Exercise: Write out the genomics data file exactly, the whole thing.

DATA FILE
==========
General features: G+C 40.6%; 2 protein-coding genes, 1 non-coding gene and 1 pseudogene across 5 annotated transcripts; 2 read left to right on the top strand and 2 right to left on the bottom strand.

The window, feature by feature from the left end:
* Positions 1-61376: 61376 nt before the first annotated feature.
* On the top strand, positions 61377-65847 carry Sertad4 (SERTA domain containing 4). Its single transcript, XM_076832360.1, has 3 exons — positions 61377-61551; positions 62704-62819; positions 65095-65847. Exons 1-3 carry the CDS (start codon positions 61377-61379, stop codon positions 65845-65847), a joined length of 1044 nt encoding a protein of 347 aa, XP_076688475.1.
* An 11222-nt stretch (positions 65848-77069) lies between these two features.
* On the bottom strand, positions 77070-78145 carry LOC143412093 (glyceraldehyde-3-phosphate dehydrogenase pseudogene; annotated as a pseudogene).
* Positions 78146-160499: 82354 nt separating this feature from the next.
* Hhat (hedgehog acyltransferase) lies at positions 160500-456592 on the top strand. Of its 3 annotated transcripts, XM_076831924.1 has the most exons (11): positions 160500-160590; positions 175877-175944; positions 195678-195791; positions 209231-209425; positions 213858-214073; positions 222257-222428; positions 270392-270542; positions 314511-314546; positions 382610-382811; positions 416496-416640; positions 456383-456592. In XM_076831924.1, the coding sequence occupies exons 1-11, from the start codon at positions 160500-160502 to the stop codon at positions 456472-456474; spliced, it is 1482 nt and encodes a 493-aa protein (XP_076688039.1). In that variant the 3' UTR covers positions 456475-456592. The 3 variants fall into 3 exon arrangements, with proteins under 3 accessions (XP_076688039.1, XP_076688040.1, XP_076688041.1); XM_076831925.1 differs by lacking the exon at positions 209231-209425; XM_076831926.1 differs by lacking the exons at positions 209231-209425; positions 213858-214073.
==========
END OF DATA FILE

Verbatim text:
General features: G+C 40.6%; 2 protein-coding genes, 1 non-coding gene and 1 pseudogene across 5 annotated transcripts; 2 read left to right on the top strand and 2 right to left on the bottom strand.

The window, feature by feature from the left end:
* Positions 1-61376: 61376 nt before the first annotated feature.
* On the top strand, positions 61377-65847 carry Sertad4 (SERTA domain containing 4). Its single transcript, XM_076832360.1, has 3 exons — positions 61377-61551; positions 62704-62819; positions 65095-65847. Exons 1-3 carry the CDS (start codon positions 61377-61379, stop codon positions 65845-65847), a joined length of 1044 nt encoding a protein of 347 aa, XP_076688475.1.
* An 11222-nt stretch (positions 65848-77069) lies between these two features.
* On the bottom strand, positions 77070-78145 carry LOC143412093 (glyceraldehyde-3-phosphate dehydrogenase pseudogene; annotated as a pseudogene).
* Positions 78146-160499: 82354 nt separating this feature from the next.
* Hhat (hedgehog acyltransferase) lies at positions 160500-456592 on the top strand. Of its 3 annotated transcripts, XM_076831924.1 has the most exons (11): positions 160500-160590; positions 175877-175944; positions 195678-195791; positions 209231-209425; positions 213858-214073; positions 222257-222428; positions 270392-270542; positions 314511-314546; positions 382610-382811; positions 416496-416640; positions 456383-456592. In XM_076831924.1, the coding sequence occupies exons 1-11, from the start codon at positions 160500-160502 to the stop codon at positions 456472-456474; spliced, it is 1482 nt and encodes a 493-aa protein (XP_076688039.1). In that variant the 3' UTR covers positions 456475-456592. The 3 variants fall into 3 exon arrangements, with proteins under 3 accessions (XP_076688039.1, XP_076688040.1, XP_076688041.1); XM_076831925.1 differs by lacking the exon at positions 209231-209425; XM_076831926.1 differs by lacking the exons at positions 209231-209425; positions 213858-214073.